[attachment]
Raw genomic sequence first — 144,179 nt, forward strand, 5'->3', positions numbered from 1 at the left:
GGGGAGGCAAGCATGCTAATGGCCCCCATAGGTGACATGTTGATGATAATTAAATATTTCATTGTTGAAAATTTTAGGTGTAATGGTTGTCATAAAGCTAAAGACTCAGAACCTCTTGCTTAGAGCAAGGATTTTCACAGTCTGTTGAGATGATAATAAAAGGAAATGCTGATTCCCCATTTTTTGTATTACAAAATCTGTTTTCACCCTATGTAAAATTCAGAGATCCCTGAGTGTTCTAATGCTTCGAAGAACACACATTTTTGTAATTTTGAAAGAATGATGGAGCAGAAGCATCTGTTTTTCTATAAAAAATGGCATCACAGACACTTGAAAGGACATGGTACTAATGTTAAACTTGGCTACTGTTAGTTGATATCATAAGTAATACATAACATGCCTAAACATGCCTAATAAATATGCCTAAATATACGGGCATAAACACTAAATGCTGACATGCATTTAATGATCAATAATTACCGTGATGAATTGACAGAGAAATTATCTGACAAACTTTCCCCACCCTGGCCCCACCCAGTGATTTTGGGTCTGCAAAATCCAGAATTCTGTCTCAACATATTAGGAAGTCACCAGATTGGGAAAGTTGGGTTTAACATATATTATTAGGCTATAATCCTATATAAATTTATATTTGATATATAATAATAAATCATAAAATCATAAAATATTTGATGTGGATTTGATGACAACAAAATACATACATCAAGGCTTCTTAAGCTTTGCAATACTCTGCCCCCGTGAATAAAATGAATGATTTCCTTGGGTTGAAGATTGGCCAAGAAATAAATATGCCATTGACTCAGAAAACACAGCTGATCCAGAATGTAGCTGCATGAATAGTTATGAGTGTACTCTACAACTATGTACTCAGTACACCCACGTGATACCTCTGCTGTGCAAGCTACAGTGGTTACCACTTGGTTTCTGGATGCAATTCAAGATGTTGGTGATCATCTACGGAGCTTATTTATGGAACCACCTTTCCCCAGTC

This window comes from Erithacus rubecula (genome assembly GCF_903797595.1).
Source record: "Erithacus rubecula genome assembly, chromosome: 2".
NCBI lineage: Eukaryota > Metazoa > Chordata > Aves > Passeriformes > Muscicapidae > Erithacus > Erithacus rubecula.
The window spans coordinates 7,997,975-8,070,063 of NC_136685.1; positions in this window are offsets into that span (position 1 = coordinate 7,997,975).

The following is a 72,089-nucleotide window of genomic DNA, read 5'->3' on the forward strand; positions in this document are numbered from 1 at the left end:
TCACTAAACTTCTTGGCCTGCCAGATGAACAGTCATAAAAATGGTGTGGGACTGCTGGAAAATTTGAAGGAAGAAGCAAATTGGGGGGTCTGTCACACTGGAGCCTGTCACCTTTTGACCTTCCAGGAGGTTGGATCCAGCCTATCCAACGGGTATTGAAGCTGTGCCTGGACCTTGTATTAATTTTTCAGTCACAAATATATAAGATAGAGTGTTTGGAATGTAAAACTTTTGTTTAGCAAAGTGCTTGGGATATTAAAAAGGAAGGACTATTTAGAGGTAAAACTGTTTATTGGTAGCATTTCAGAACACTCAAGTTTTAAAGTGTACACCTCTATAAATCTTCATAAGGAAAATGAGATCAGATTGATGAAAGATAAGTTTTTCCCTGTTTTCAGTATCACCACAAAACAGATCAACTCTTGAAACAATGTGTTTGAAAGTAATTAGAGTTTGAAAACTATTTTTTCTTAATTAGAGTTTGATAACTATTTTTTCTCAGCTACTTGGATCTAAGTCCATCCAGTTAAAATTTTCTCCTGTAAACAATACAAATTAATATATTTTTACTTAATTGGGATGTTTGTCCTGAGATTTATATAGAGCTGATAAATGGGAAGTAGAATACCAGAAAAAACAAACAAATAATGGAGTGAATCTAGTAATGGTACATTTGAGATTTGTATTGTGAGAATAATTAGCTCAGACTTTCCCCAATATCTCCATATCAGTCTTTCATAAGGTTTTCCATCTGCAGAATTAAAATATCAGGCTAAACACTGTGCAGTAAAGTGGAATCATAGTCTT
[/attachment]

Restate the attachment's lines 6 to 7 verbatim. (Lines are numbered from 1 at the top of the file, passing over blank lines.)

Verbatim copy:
The window spans coordinates 7,997,975-8,070,063 of NC_136685.1; positions in this window are offsets into that span (position 1 = coordinate 7,997,975).

The following is a 72,089-nucleotide window of genomic DNA, read 5'->3' on the forward strand; positions in this document are numbered from 1 at the left end: